Kate Cayley. Credit: Livia Ambros

Hello all. I’ll be your writer in residence from now through to the end of April. You’ll see me skulking around the campus a couple of times a week.

At Sheridan, I’ll be here to read your work, to discuss it, to help you with the process of editing and rewriting, which is often much more difficult than the excitement of initially getting something down on the page. I’ll also be here just to chat. Any question you might have about writing or making a life as a writer, I’ll do my best to answer.

When I started writing, I had no mentors. This was partly stubbornness—as if I thought I had to reinvent the wheel for myself, every single time. It was also partly fear. I had never met anyone who wrote fiction, and it seemed like a closed mystery, something only very special (mostly dead) people did, that I would never be capable of. It took me a long time (and a lot of really bad writing) to find my way, and to realize that every book I admired was a teacher, and that I didn’t have to reinvent the wheel every time (though it often still feels that way, confronted with the blinking cursor, the empty screen). I discovered that writing is a form of magic trick, in the strict sense of something that looks easy and is learned only with great difficult over time. And that, like a magic trick, it’s something most people can learn if they try.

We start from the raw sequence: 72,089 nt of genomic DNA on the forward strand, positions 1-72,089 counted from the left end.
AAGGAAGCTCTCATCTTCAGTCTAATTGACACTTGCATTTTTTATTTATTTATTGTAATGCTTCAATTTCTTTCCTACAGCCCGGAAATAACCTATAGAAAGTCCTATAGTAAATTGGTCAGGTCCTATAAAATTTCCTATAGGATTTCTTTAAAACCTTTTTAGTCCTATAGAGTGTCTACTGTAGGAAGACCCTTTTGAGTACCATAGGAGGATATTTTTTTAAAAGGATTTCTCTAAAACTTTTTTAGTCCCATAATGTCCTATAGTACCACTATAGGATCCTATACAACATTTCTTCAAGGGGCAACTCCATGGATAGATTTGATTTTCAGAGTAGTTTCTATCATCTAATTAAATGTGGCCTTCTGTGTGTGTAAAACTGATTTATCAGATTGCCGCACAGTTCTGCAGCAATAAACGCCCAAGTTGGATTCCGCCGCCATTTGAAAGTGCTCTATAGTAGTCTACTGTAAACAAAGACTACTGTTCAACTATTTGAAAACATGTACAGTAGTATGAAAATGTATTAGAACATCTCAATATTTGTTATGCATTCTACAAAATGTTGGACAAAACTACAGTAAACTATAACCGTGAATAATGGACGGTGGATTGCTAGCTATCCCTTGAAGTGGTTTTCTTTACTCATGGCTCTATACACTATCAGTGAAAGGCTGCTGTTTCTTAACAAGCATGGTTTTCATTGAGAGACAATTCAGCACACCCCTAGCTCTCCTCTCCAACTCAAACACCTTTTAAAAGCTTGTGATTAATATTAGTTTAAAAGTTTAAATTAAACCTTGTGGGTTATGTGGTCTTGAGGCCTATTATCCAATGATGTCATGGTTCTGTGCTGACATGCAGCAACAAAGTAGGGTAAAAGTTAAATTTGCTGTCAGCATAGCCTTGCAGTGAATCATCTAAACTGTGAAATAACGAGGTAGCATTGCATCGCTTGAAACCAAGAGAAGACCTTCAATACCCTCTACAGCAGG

It helps to have people around you who will tell you some secrets that are hidden in plain sight. It helps to understand that, whatever useful thing you are told, you still might prefer to find another way. I hope to be available to you as a friendly and approachable person who can be asked any question, as the kind of mentor I wish I’d had the sense to look for. Just an informal presence to nudge your writing in a promising direction, or to remind you that you don’t need to go it alone, not all the time.

Writing is, of course, solitary. But it’s also communal. Even when you work alone, you work alongside the entire history of literature, as part of it, a challenge, a spur, and just good company. And you add to it.

Thanks for having me.